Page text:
9) Here’s the chalk trick! To get that weathered zinc look, I took a wet paper towel and rubbed white chalk on it, then I rubbed the paper towel around in different sweeping horizontal-ish motions until it had the right look. Go at it a few times. There’s no way to mess this part up because it’s chalkboard paint and you can always clean it off with a wet paper towel and start over. I took a few tries before it was exactly the way I wanted it.
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Now wasn’t that easy?! I’m loving my new kick-ass “weathered zinc” pendant lamp!

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Diva went on a nursing strike

Photo credit: io9

Photo credit: io9 in 10 Reasons Why Oxytocin is the Most Amazing Molecule in the World

Things had been going pretty wonderfully in my life, and I thought I no longer needed this blog as an emotional crutch, and then the diva went on a nursing strike and I quickly redacted that conclusion.

I was pretty sure that I had staved off postpartum depression with my other two babies because the feel-good breastfeeding hormone oxytocin was my steady drip line.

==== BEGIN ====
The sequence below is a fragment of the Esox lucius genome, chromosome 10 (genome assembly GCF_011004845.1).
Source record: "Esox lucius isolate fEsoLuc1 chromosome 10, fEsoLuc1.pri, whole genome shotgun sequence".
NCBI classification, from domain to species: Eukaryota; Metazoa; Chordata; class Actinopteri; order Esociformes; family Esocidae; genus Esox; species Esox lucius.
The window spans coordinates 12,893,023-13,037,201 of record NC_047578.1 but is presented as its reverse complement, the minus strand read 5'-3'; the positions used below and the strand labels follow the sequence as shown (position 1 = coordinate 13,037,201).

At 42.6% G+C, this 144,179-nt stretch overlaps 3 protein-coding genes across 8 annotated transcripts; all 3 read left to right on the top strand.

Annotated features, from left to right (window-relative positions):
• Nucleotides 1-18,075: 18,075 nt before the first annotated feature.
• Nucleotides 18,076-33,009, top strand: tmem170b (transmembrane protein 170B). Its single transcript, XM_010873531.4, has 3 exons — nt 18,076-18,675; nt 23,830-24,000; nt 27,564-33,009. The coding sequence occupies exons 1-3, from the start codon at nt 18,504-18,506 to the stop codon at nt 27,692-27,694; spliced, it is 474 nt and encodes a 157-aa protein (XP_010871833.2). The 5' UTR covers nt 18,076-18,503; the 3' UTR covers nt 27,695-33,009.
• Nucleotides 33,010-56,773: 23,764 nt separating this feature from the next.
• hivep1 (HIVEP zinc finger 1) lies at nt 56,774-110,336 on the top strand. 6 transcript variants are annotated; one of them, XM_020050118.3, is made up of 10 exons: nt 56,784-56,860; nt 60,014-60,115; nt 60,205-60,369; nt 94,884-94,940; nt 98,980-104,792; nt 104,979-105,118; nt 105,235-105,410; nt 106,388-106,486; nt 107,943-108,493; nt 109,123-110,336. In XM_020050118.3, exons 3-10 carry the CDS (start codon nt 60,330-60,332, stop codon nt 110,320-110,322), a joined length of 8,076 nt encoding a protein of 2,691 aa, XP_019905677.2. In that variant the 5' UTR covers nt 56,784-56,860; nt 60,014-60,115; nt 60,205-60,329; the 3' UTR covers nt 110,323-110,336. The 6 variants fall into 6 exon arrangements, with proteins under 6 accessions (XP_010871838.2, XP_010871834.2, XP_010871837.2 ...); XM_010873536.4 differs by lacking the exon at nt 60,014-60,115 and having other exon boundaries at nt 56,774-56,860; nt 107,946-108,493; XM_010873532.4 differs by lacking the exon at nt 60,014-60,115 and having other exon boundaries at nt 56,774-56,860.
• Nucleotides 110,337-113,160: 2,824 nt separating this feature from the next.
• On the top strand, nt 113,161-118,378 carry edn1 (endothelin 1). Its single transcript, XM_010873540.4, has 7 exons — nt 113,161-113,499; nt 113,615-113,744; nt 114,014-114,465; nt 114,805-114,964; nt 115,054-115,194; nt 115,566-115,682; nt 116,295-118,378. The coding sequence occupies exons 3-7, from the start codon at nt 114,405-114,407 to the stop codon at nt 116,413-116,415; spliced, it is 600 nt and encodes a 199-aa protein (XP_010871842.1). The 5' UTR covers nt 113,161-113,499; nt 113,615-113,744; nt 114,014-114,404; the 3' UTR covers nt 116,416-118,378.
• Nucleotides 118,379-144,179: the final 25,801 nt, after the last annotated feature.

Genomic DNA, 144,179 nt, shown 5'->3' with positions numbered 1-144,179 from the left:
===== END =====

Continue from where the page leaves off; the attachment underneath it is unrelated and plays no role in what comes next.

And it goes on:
This belief was confirmed when my third child, my 9.5 month-old, went from 8 feedings a day down to absolutely nothing for 36 hours. If you don’t know about the miracle of oxytocin, you’re missing out. And read this Huffington Pos article on the correlation between weaning and depression.

Having had this miracle drug ripped away, I felt like someone pulled the rug out from under me. I went into oxytocin withdrawal. I was a sobbing, soppy mess. My poor husband witnessed it all and quite honestly didn’t know what to do with me.

I was so desperate to get those feel-good hormones back I even crawled into baby’s crib while she was sleeping to try to nurse her. Twice. And both attempts were unsuccessful. That was my low point.

I’m an oxytocin junkie.

The great news is that this stubborn baby came around and started nursing again. So my free drugs are back, thank God.

Photo on 6-5-14 at 3.01 PM #2

Oxytocin drugs are back: note how I don’t care that my living room is a mess

 

Mama B*tch

imagesLast night I was at the mall when I ran into someone who looked so familiar. We made eye contact and said, “I know you from somewhere.” [Pause, head cocked, brow furrowed.]

I got it! She was the girl who got pissed at me at the front desk of the YMCA when she mistakenly took me for the person who snaked her precious parking spot.

That episode happened about a year ago, and with arms full of kids, being in the first trimester, and feeling like I had to regain control of my life somewhere, I started with that girl who wrongfully told me off and I retaliated.

No b*tch slap. No yelling either. But there was swearing. And then there was crying.